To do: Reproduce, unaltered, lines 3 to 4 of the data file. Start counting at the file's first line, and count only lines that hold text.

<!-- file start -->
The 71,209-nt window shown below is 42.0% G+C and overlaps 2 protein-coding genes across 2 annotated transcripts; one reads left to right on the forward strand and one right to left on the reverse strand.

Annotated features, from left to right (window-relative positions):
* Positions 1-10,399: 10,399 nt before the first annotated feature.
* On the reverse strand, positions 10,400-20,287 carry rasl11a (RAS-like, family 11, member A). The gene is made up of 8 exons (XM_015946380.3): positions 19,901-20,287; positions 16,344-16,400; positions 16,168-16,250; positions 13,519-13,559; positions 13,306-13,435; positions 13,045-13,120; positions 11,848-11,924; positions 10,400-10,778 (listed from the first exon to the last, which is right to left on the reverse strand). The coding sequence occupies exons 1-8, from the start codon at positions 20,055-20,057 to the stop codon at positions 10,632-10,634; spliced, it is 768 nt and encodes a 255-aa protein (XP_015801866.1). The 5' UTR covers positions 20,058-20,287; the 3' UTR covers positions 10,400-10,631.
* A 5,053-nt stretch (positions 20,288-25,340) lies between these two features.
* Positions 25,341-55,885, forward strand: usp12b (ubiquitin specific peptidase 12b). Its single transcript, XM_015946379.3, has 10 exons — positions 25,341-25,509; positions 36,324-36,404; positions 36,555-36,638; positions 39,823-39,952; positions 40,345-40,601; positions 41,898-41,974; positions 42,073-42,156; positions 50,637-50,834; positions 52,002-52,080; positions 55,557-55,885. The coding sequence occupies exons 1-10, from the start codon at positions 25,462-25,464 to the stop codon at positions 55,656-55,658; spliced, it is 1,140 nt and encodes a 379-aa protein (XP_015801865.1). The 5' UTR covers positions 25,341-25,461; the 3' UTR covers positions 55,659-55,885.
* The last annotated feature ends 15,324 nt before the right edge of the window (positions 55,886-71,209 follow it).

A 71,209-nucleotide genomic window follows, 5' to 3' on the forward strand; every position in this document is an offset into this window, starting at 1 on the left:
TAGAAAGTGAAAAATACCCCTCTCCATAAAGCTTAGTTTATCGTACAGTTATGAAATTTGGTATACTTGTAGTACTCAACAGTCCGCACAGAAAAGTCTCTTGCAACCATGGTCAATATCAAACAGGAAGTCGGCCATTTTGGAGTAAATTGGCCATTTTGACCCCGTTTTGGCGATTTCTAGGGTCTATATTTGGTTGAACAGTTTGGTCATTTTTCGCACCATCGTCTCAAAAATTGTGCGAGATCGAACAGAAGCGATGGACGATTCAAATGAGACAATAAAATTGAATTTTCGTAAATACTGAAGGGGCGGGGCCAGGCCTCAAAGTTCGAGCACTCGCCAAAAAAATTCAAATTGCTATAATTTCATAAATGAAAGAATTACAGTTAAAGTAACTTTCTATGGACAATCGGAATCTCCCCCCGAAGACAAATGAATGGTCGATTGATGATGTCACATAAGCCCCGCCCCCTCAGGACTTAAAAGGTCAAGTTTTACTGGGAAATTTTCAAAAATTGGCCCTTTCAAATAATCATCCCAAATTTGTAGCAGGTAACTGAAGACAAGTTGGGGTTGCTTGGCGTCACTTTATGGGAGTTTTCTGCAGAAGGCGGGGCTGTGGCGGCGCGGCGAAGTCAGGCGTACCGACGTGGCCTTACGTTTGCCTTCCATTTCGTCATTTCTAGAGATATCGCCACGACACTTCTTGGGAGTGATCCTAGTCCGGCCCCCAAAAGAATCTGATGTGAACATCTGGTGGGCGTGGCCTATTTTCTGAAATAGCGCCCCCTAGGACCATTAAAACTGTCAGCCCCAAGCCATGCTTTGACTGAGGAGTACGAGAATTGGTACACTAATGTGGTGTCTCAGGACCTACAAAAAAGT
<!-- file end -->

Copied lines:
* Positions 1-10,399: 10,399 nt before the first annotated feature.
* On the reverse strand, positions 10,400-20,287 carry rasl11a (RAS-like, family 11, member A). The gene is made up of 8 exons (XM_015946380.3): positions 19,901-20,287; positions 16,344-16,400; positions 16,168-16,250; positions 13,519-13,559; positions 13,306-13,435; positions 13,045-13,120; positions 11,848-11,924; positions 10,400-10,778 (listed from the first exon to the last, which is right to left on the reverse strand). The coding sequence occupies exons 1-8, from the start codon at positions 20,055-20,057 to the stop codon at positions 10,632-10,634; spliced, it is 768 nt and encodes a 255-aa protein (XP_015801866.1). The 5' UTR covers positions 20,058-20,287; the 3' UTR covers positions 10,400-10,631.